The term budgeting tends to put people off and is usually associated with restrictive spending. Actually, having a budget is the first and possibly most important step in getting your finances in order and establishing the foundations for your long-term financial well-being. Another common misconception is that people with higher salaries – such as athletes – do not need a budget. The reality of it is, if you are prone to overspending it does not matter how much you earn; if anything, higher salaries are harder to calibrate in terms of spending. After all, a budget is nothing more than a summary of your expected income and expenses for a period of time; usually a month or a year.
The term “financial freedom” means something different to each person. Many define it as being able to have the lifestyle they want and knowing they can afford it financially, without worrying about paying bills and making ends meet. Financial freedom means that instead of having to work to generate income, you will have your assets working for you and these assets will be generating the income you need to support your desired lifestyle. In order to attain this goal, it’s important to begin investing as early as possible so that you generate passive income streams instead of having to work for every penny.
On one hand, you have the narrative of a revolution led by young people, computer science geeks and perhaps some charlatans as well, who seek to redefine the matrix of our financial system and who see blockchain technology and cryptocurrencies as the future. On the other hand, we have the traditional investors and hedge fund people who dismiss cryptocurrencies as attempts to subvert political systems along with national currencies, and label them as the next great bubble. In a sense, both are right. Cryptos are the offspring of the two previous financial crises. The dot-com bubble with overspeculation in tech and the Great Recession which eroded trust in financial institutions and “the system”. In short, yes; cryptos are here to stay, but the explanation is much more complicated.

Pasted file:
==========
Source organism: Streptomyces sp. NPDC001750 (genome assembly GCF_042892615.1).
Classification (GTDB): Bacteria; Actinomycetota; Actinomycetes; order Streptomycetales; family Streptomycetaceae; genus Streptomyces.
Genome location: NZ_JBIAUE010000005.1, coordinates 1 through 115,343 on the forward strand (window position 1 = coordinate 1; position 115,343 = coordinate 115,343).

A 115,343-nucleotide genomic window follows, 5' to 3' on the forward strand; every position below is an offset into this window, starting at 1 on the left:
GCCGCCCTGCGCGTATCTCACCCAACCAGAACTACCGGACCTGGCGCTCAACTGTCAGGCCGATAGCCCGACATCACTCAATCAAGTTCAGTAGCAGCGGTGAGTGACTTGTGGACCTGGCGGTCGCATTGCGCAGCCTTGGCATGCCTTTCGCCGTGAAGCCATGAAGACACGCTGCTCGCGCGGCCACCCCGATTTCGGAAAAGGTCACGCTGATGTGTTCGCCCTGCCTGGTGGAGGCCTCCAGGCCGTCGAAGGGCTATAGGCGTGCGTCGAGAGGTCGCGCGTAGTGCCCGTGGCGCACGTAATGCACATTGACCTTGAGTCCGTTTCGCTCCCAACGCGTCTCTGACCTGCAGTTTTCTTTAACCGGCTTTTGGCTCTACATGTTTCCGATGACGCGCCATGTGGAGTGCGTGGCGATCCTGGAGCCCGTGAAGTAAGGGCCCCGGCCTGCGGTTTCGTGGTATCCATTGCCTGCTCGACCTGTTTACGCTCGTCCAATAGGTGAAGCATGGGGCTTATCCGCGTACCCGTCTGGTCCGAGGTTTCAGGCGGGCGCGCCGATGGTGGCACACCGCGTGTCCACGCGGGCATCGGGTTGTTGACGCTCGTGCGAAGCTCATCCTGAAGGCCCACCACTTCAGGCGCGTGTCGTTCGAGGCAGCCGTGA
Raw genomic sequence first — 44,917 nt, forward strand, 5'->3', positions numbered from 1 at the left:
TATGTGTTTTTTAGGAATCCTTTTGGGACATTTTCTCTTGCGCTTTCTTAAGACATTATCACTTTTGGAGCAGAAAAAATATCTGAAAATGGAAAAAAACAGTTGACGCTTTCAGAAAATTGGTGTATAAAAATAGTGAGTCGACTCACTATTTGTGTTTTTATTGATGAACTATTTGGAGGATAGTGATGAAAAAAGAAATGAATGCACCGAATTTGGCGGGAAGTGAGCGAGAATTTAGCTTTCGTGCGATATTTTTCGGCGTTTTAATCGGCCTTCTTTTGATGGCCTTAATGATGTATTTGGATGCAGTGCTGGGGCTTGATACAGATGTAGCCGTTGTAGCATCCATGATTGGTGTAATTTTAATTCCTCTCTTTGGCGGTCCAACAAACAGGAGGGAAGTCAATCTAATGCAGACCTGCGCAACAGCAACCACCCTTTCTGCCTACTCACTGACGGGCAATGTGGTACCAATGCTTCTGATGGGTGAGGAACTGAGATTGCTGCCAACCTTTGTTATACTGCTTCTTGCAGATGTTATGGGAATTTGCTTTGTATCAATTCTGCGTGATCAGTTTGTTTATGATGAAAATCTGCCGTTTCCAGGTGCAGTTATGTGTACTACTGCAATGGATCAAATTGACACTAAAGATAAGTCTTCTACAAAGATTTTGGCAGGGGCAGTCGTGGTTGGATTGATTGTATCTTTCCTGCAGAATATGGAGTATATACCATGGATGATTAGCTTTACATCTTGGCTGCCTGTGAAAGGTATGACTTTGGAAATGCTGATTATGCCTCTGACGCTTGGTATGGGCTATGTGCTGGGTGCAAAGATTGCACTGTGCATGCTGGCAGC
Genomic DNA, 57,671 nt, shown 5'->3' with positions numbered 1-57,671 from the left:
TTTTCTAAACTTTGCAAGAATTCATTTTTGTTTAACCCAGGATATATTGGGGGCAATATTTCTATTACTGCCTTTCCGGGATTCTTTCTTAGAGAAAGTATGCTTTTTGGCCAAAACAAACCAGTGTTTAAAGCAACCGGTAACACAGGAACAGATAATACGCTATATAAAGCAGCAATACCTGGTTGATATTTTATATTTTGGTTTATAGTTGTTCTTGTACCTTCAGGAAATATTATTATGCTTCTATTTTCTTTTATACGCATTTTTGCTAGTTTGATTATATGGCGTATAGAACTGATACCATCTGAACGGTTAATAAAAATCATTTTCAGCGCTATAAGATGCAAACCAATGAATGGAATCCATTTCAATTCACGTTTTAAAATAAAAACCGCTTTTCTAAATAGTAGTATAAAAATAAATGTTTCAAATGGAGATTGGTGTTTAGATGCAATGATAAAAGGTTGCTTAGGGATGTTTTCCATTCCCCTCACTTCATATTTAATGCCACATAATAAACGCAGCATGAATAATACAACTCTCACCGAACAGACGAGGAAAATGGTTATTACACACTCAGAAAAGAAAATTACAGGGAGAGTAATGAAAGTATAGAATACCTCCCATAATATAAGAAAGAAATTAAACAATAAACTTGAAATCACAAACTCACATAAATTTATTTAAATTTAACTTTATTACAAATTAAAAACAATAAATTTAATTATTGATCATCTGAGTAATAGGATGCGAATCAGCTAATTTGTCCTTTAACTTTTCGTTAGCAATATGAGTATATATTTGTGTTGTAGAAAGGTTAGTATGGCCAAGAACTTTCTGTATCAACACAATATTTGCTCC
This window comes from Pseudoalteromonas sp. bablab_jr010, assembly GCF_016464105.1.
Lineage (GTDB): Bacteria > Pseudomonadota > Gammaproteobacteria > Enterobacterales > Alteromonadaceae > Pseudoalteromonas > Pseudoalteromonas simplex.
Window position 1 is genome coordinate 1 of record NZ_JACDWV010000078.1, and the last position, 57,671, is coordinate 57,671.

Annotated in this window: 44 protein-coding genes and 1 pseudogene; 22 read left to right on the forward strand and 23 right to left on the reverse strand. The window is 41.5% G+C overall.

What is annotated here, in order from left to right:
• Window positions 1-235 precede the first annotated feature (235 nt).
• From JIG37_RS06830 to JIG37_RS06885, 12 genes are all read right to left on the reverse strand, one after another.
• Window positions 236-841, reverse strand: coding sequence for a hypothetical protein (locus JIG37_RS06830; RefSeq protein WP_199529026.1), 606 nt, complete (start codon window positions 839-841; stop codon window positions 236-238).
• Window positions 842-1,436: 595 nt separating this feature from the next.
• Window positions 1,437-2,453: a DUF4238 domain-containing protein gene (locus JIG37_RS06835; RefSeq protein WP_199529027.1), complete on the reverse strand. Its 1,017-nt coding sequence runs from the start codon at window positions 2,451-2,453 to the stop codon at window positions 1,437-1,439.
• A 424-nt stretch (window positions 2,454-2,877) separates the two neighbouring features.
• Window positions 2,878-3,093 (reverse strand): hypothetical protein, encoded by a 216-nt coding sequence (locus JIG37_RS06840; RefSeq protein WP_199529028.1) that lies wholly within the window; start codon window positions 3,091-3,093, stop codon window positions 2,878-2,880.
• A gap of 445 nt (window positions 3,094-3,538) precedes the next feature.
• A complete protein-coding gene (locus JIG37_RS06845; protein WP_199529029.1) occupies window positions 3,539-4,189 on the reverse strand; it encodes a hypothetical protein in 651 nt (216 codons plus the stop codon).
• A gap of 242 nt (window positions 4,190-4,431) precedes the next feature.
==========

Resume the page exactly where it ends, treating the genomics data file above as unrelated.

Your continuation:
A crucial part of professional athletes’ lives, is their ability to take optimal financial decisions at different stages of their career, in order to build their wealth and sustain their lifestyle after the end of their playing days. Money management is of course important for any average Joe but critical for a professional athlete and the special nature of the athletic profession.
Former US president (1933-1945) Franklin D. Roosevelt (FDR) said ‘real estate cannot be lost or stolen, nor can it be carried away. Purchased with common sense, paid for in full, and managed with reasonable care, it is about the safest investment in the world’. This statement is frequently recast and repackaged by people familiar with real estate. This article gives a brief overview of the real estate world in order to point out how it might be beneficial to athletes and how this line of investment might be ideal for them in terms of securing their long-term financial well-being.
There is no doubt that the COVID-19 pandemic has had a profound negative impact on all the stakeholders of the sports industry, as the response of the majority of national and international decision-makers to the outbreak was the shutting down of sport competitions at all levels, including the Olympics. Professional and amateur athletes, sports organizations and sports-related companies and their employees, all had to face their own share of financial distress.